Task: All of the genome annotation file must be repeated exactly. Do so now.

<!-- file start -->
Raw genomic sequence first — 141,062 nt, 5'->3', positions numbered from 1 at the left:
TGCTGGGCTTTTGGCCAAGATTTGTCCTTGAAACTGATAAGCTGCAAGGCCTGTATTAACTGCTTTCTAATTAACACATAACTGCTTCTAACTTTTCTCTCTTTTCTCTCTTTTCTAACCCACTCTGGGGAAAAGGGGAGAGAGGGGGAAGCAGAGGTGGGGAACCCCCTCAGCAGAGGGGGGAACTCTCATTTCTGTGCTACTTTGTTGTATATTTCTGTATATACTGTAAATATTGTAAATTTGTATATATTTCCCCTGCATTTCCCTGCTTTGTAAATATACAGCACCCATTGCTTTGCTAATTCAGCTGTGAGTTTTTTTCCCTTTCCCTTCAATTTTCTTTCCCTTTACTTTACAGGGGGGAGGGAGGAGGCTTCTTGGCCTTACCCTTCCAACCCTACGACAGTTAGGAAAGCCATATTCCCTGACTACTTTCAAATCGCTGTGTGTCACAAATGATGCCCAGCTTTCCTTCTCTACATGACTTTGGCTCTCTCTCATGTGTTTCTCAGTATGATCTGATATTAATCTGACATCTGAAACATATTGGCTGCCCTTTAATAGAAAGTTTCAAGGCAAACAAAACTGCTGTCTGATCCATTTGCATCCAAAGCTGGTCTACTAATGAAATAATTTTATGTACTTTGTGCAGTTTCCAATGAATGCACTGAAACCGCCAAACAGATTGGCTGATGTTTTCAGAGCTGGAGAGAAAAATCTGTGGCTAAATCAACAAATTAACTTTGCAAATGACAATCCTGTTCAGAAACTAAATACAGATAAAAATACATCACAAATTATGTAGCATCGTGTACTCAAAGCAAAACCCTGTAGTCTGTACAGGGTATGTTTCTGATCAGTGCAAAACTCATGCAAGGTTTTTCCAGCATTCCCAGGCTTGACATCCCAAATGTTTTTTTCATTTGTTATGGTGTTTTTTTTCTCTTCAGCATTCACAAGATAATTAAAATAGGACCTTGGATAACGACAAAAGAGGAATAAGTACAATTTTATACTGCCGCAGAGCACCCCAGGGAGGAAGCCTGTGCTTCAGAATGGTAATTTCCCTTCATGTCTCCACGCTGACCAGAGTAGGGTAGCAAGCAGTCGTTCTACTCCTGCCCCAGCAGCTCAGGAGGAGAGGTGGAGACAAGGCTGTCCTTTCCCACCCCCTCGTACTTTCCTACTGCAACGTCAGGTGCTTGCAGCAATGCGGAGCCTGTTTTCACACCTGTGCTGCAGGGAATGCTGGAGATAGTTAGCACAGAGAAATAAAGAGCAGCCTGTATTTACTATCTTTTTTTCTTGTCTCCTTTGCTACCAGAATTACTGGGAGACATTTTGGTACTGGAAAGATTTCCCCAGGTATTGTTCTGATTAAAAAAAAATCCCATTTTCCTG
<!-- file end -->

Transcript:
Raw genomic sequence first — 141,062 nt, 5'->3', positions numbered from 1 at the left:
TGCTGGGCTTTTGGCCAAGATTTGTCCTTGAAACTGATAAGCTGCAAGGCCTGTATTAACTGCTTTCTAATTAACACATAACTGCTTCTAACTTTTCTCTCTTTTCTCTCTTTTCTAACCCACTCTGGGGAAAAGGGGAGAGAGGGGGAAGCAGAGGTGGGGAACCCCCTCAGCAGAGGGGGGAACTCTCATTTCTGTGCTACTTTGTTGTATATTTCTGTATATACTGTAAATATTGTAAATTTGTATATATTTCCCCTGCATTTCCCTGCTTTGTAAATATACAGCACCCATTGCTTTGCTAATTCAGCTGTGAGTTTTTTTCCCTTTCCCTTCAATTTTCTTTCCCTTTACTTTACAGGGGGGAGGGAGGAGGCTTCTTGGCCTTACCCTTCCAACCCTACGACAGTTAGGAAAGCCATATTCCCTGACTACTTTCAAATCGCTGTGTGTCACAAATGATGCCCAGCTTTCCTTCTCTACATGACTTTGGCTCTCTCTCATGTGTTTCTCAGTATGATCTGATATTAATCTGACATCTGAAACATATTGGCTGCCCTTTAATAGAAAGTTTCAAGGCAAACAAAACTGCTGTCTGATCCATTTGCATCCAAAGCTGGTCTACTAATGAAATAATTTTATGTACTTTGTGCAGTTTCCAATGAATGCACTGAAACCGCCAAACAGATTGGCTGATGTTTTCAGAGCTGGAGAGAAAAATCTGTGGCTAAATCAACAAATTAACTTTGCAAATGACAATCCTGTTCAGAAACTAAATACAGATAAAAATACATCACAAATTATGTAGCATCGTGTACTCAAAGCAAAACCCTGTAGTCTGTACAGGGTATGTTTCTGATCAGTGCAAAACTCATGCAAGGTTTTTCCAGCATTCCCAGGCTTGACATCCCAAATGTTTTTTTCATTTGTTATGGTGTTTTTTTTCTCTTCAGCATTCACAAGATAATTAAAATAGGACCTTGGATAACGACAAAAGAGGAATAAGTACAATTTTATACTGCCGCAGAGCACCCCAGGGAGGAAGCCTGTGCTTCAGAATGGTAATTTCCCTTCATGTCTCCACGCTGACCAGAGTAGGGTAGCAAGCAGTCGTTCTACTCCTGCCCCAGCAGCTCAGGAGGAGAGGTGGAGACAAGGCTGTCCTTTCCCACCCCCTCGTACTTTCCTACTGCAACGTCAGGTGCTTGCAGCAATGCGGAGCCTGTTTTCACACCTGTGCTGCAGGGAATGCTGGAGATAGTTAGCACAGAGAAATAAAGAGCAGCCTGTATTTACTATCTTTTTTTCTTGTCTCCTTTGCTACCAGAATTACTGGGAGACATTTTGGTACTGGAAAGATTTCCCCAGGTATTGTTCTGATTAAAAAAAAATCCCATTTTCCTG